Hiram Henriquez/National Geographic Stock

LAP OF LUXURY. The only site named after himself, the grand estate at Herodium is a testament to Herod’s building prowess. Its construction began in 28–27 B.C.E. after Herod returned from Rome upon securing the support of Augustus and Marc Antony and being appointed king of Judea. The palace-fortress on the summit of the mound was built first and then the vast palace complex—Lower Herodium—at its base. A veritable lap of luxury, Lower Herodium boasted a 1,200-by-100-foot man-made course, a bathhouse with mosaic floors and a large plastered pool with an island in its middle.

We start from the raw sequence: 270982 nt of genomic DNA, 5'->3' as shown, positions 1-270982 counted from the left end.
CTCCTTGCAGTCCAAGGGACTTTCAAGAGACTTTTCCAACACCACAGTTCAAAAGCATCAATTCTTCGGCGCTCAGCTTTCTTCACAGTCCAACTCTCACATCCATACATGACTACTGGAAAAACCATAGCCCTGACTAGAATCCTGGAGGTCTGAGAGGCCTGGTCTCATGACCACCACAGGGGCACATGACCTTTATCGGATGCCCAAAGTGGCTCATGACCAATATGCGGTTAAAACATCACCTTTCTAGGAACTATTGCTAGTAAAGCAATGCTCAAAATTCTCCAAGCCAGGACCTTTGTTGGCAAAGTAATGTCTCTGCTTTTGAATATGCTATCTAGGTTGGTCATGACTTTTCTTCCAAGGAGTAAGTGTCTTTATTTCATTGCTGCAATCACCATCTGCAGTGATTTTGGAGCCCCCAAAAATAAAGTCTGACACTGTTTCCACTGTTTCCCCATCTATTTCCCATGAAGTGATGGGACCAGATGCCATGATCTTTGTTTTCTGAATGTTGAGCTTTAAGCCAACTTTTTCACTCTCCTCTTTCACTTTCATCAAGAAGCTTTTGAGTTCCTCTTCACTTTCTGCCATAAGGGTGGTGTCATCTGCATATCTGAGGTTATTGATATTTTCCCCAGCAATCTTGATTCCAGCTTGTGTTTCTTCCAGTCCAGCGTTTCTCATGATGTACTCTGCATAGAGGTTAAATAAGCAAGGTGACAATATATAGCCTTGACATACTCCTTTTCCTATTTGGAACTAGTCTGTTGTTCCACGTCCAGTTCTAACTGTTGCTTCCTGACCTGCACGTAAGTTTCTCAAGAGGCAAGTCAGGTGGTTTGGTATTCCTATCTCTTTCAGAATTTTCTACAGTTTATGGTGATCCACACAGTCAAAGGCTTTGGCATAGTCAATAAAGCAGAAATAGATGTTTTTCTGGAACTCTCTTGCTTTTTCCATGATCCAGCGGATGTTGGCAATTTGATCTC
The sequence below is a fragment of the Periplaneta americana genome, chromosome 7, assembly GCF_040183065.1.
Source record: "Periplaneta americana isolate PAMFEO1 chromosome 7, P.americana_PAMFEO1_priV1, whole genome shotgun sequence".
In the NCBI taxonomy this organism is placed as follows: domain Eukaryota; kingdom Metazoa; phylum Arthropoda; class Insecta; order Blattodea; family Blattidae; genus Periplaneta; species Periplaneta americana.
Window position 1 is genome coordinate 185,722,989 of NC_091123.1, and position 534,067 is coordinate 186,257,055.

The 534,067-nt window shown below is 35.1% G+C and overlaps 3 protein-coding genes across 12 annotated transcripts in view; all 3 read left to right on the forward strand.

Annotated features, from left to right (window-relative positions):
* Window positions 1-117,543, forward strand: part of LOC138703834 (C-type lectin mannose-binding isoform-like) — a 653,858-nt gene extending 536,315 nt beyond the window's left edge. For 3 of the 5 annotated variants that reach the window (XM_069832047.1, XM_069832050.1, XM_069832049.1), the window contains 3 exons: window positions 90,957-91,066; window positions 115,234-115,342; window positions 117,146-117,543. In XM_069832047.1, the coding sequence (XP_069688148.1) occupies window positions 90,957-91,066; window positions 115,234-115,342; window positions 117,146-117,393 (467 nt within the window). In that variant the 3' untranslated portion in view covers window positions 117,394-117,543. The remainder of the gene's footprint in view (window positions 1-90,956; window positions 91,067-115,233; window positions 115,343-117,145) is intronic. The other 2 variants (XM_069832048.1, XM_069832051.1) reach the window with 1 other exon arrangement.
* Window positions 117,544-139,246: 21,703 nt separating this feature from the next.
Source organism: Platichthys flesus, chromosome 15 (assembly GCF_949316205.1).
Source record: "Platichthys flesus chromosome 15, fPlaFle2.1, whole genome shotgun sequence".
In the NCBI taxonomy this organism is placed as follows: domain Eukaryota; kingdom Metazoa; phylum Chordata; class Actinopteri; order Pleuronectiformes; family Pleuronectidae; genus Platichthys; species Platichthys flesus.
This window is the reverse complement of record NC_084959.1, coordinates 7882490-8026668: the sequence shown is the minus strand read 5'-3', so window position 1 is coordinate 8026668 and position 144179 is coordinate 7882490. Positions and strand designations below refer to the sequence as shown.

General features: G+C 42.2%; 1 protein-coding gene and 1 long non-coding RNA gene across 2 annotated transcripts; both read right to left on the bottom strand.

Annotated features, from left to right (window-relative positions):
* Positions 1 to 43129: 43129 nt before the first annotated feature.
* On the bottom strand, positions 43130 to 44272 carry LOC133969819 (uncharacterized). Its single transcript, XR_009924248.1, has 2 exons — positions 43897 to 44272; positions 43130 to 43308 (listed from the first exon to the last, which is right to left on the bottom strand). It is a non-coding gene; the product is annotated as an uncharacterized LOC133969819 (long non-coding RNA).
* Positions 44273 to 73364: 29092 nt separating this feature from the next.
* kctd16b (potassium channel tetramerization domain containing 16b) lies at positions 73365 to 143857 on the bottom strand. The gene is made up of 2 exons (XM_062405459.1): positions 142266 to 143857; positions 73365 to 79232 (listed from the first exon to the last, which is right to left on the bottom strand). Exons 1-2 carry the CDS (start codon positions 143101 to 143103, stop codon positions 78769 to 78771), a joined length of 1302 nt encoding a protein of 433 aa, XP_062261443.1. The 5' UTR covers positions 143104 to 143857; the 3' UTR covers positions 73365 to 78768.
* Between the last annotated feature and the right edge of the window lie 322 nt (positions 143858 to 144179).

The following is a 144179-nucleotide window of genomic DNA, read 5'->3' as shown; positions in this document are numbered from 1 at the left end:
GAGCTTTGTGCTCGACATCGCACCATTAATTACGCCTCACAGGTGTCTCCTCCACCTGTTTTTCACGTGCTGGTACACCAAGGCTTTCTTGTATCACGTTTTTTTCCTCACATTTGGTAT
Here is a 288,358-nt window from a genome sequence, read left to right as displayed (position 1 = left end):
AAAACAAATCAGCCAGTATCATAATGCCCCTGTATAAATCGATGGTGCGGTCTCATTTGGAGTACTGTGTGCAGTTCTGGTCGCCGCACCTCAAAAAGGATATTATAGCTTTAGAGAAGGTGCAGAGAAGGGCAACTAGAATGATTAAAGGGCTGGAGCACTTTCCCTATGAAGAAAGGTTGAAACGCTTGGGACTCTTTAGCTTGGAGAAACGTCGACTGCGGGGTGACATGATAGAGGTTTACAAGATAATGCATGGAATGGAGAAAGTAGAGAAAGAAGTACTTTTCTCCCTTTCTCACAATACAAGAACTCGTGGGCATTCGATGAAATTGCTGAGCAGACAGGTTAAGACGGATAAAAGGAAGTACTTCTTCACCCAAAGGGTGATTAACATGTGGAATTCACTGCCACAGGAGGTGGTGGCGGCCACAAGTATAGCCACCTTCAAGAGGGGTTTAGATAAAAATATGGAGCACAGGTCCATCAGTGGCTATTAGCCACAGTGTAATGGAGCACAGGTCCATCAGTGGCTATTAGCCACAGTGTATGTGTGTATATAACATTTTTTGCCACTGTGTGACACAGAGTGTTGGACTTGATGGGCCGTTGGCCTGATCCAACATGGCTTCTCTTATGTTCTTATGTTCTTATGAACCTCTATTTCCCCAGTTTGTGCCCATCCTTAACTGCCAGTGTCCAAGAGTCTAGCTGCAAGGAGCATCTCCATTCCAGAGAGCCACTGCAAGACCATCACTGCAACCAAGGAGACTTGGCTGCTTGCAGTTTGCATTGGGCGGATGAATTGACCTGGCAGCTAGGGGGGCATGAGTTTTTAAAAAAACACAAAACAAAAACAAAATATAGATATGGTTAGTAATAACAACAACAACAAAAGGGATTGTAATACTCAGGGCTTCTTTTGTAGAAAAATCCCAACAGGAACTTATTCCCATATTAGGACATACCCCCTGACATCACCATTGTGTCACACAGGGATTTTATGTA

The mausoleum uncovered by Ehud Netzer sits halfway up the slope and is connected to Lower Herodium by a monumental stairway. Although Josephus states that Herod was buried at Herodium, he does not specify where. It begs the question: Was he buried in the mausoleum on the slope or in the fortress on the summit?